Simon Cowell, Sinitta and nephews, Simon Fuller, Jon Lee, EMI, Budweiser. I have been unwell for many years and am only now strong enough to expose the farse.

  3. Viva Forever lasted almost 4 times as long and people seem to forgot that it done extremely well in the previews (all the previews were sold out unlike ICS, who haven’t had a single sold out performance to date). As a matter of fact VF is actually the most successful musical (which isn’t based on a movie or a Westend transfer) of the last 3 years.

  4. I’m not entirely sure this show was aimed at the Xfactor TV audience. In fact it was always a little unclear just who it was aimed at.
    I think the rather superb ‘Our House’ suffered from the same lack of marketing focus a few years back. Madness fans expecting a show about Madness themselves were left disappointed and those who may well have enjoyed the show didn’t go as they thought it was going to be a show about Madness!
    Can you aim a show at 10million Xfactor fans that pokes fun at that very programme?
    Either way… The venue was always way too big for what at it’s best was a kitch, cult kind of thing… Taboo at the London Paladium? I think not.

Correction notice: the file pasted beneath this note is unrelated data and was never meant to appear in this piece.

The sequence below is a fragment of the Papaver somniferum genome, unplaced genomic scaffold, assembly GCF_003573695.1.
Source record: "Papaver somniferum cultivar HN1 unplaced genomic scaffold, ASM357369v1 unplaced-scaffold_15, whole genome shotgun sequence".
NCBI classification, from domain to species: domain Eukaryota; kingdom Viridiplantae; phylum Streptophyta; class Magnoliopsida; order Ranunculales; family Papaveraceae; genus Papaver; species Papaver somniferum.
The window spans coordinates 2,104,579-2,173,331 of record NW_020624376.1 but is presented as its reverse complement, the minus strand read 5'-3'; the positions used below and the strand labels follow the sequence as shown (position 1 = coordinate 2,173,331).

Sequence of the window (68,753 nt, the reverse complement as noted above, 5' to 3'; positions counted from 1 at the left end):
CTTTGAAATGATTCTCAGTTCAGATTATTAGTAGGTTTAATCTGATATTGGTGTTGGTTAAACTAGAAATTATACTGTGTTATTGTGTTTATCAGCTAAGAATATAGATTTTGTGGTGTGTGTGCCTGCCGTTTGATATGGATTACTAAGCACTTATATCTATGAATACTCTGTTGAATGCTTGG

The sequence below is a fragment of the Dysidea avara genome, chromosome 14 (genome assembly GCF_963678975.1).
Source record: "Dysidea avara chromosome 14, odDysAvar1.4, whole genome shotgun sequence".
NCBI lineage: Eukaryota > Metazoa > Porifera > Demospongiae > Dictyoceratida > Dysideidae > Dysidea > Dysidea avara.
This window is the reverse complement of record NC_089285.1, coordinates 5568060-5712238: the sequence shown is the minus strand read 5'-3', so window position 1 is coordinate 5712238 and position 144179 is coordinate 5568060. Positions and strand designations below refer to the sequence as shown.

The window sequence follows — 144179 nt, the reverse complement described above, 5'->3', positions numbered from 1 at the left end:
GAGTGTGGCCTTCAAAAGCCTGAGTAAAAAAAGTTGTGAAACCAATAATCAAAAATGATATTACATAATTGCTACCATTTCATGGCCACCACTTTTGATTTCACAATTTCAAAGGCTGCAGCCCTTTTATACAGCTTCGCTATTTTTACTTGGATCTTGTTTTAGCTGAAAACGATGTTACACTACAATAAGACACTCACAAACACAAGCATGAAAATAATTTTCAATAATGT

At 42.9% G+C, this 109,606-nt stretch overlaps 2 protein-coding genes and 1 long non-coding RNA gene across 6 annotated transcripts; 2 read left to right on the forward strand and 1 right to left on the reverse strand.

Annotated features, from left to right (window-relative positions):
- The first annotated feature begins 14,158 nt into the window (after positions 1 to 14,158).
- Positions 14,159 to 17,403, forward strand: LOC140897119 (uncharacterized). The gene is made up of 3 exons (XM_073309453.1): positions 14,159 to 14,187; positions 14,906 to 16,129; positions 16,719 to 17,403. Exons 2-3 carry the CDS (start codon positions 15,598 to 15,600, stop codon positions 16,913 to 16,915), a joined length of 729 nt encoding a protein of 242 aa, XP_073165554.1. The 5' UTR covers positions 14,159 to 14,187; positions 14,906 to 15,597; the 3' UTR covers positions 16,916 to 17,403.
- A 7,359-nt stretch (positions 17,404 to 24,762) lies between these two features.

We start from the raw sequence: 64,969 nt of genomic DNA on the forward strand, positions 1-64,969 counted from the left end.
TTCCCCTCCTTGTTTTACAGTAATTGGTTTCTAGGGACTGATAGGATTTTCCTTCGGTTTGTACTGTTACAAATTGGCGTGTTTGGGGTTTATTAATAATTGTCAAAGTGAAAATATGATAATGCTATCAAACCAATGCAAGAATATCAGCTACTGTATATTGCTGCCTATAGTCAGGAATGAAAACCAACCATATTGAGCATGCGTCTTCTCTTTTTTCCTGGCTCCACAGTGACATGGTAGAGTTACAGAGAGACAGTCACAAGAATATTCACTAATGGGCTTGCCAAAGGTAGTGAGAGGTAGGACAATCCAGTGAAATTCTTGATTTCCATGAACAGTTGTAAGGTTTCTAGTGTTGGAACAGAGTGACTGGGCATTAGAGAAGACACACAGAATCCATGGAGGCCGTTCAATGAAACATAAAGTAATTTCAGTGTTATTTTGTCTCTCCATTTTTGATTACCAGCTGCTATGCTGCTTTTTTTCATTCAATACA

5. The Sun was offering thousands of free tickets to I Can’t Sing for anyone who signed up to their Sun+ App. This was before the show opened. That reeks of desperation if you ask me.

    There was no way I would have gone near this show with a barge poll. I can’t stand Simon Cowell or The X Factor. I don’t find Harry Hill in the slightest bit funny. The only saving grace was the brilliant Cynthia Erivo but she alone wasn’t enough for me to waste money seeing the show.

  6. Surely, if one thing defines Saturday night ITV audiences, it is that they don’t go out and, if one thing defines London’s theatregoers, it is that they turn their noses up at low brow popular culture. I fall into the latter category, going to a London theatre at least once a week, and I know dozens of others who go to the theatre regularly; none of us would have contemplated going near “I Can’t Sing”. Oddly, having read the best of the reviews, it was not “X Factor” that continued to put me off, it was the ghastly Harry Hill. Just personsl taste, but it seems that an awful lot of people found something to dislike in the ingredients of this show.

  7. As well as the issues cited in your piece, surely it also had the same problem as ‘Betty Blue Eyes’ – a terrible title and a dire poster campaign! Which tourist, knowing nothing about the X Factor, would wander into the Palladium on the strength of that poster? Which X-Factor fan would wander in, too (they removed the phrase ‘the X Factor musical’ from the poster after a few months). They just couldn’t win. And the title was too silly – a musical called ‘I Can’t Sing’?! Mainly, though, I think people are just sick of Simon Cowell and The X-Factor. If they’d launched it five years ago, it might have been a hit.